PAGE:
Pen? Keyboard? Voice? Touch? Computer Interfaces and their Impact on Learning

Guest post by Dr. Sharon Oviatt. Professor Sharon Oviatt draws on her extensive research, and that of other global experts, to examine the role keyboards and digital pens play in the process of thinking and learning.

Schools typically are investing in technology to help students learn without first evaluating how different computer interfaces actually influence their learning. New research now provides insights into the types of computer interface that enhance thinking and learning, versus ones that undermine it.

In the publication, Computer Interfaces and their Impact on Learning I summarize research showing that the computer input tool that students use on a computer (such as a keyboard or a pen) has a major impact on their ability to think and learn. Although a keyboard might seem like the best tool for learning because it reduces student effort, studies have found that typing can actually undermine the learning that occurs when more effort is expended. In comparison, using pen input can increase a student's ability to produce appropriate ideas, solve problems correctly, learn during note-taking and knowledge creation, and make accurate inferences about information. Studies have shown that students can perform 9-38% better when using pen input on a computer, compared with keyboard input. These improvements in performance have been obtained during educational activities ranging across mathematics, science, language arts, and everyday reasoning.

Computer Interfaces and their Impact on Learning describes more details about these studies and explains how and why pen input tools facilitate cognition and learning in students. For example, digital pen interfaces are more expressively powerful than keyboard interfaces, especially for creating nonlinguistic content like diagrams, symbols and digits. The publication also discusses how to select an input tool to best support different types of educational activity.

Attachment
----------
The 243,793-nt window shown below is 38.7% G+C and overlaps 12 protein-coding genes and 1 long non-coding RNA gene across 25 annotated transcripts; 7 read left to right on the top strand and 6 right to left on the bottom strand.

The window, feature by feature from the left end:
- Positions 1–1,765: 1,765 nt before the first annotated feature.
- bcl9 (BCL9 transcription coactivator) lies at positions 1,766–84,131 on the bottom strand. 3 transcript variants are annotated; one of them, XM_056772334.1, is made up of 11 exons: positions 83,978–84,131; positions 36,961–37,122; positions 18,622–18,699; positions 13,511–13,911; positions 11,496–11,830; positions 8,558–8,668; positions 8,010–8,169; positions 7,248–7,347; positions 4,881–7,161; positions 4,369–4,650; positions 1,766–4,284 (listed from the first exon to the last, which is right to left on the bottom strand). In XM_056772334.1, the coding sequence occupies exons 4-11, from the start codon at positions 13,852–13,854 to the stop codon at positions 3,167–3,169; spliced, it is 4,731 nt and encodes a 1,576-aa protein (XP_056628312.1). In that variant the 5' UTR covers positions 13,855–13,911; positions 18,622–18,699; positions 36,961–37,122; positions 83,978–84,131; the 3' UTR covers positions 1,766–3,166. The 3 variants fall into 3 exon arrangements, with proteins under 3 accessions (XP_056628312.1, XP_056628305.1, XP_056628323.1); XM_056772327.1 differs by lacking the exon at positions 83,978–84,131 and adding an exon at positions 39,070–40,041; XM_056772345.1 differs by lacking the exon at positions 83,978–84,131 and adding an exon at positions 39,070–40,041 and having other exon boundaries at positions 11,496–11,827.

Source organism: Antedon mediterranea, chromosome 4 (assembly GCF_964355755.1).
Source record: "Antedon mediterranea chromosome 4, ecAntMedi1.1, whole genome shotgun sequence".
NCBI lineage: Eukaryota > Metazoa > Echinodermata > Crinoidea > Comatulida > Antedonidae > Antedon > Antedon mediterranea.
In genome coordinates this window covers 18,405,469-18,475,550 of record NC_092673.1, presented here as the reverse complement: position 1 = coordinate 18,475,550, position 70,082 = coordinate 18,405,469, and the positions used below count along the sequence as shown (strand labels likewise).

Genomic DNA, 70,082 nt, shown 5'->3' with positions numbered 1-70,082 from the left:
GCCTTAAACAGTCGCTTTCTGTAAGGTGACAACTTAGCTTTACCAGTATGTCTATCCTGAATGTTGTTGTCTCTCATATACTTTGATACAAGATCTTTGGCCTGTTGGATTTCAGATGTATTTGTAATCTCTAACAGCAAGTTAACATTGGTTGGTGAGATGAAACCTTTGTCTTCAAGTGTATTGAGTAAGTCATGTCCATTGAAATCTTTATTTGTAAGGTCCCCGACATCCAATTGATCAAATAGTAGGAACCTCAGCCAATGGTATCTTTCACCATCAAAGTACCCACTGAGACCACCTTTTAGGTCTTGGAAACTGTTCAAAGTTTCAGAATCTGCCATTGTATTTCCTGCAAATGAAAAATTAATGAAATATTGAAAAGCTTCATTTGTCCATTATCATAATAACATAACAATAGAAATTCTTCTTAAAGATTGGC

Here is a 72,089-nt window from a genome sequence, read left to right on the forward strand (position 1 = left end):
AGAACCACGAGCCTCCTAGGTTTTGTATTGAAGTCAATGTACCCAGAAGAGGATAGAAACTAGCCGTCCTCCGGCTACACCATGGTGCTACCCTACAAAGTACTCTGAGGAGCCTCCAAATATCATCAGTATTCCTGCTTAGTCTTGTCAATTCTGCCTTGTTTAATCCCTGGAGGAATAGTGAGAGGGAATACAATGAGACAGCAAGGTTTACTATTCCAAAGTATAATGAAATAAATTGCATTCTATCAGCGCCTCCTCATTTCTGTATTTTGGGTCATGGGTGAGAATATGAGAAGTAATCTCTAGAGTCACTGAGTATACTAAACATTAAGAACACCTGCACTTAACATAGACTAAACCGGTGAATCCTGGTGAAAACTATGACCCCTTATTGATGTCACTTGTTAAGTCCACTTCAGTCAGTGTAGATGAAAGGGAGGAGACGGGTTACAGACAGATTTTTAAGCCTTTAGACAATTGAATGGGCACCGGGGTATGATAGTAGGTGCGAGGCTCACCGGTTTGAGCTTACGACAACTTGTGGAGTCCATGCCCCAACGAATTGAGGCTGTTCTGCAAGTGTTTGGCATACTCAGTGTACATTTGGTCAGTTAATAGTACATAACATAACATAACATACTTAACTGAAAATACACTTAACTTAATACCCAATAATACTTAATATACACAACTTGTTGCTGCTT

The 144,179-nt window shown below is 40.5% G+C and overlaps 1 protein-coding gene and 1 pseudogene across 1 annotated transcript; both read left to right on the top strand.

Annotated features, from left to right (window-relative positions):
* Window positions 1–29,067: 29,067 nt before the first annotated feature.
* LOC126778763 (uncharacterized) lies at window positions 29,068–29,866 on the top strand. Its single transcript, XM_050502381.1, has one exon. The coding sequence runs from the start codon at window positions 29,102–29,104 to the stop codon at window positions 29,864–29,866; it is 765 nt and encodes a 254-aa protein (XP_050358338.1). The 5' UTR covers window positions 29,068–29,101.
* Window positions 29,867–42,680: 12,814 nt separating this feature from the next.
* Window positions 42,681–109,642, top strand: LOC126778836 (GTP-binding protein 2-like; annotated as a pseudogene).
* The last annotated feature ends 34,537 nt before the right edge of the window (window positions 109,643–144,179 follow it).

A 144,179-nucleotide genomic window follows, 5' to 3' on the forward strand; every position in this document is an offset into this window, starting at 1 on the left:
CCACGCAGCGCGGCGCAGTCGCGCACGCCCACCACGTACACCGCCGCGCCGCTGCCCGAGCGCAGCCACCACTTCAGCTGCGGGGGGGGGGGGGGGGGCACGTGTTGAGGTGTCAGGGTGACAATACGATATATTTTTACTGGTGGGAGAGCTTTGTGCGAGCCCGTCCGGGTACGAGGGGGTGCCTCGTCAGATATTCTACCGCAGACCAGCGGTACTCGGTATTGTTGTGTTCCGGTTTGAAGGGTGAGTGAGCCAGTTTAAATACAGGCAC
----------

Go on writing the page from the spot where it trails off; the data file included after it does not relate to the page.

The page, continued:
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Using digital pens, students produce 56% more diagrams, symbols, and numbers

For those who are interested, there is very recent research in cognitive neuroscience describing why writing is more effective than typing for facilitating learning. This research has shown that writing letters is more effective than typing them for accurately recognizing letters later, which facilitates reading comprehension. Compared with typing letters, writing also causes more intense and widespread brain activation. The act of repeatedly writing letter shapes creates a long-term motor memory that is part of an integrated sensori-motor "reading neural circuit." Studies have shown that writing with a pen can facilitate learning in both children and adults, and for native communicators of different languages involving alphabets or logograms (e.g., English, French, Mandarin).

In April, I will discuss these findings about different computer input tools with Microsoft Innovative Educators. I invite you to download Computer Interfaces and their Impact on Learning to read more.

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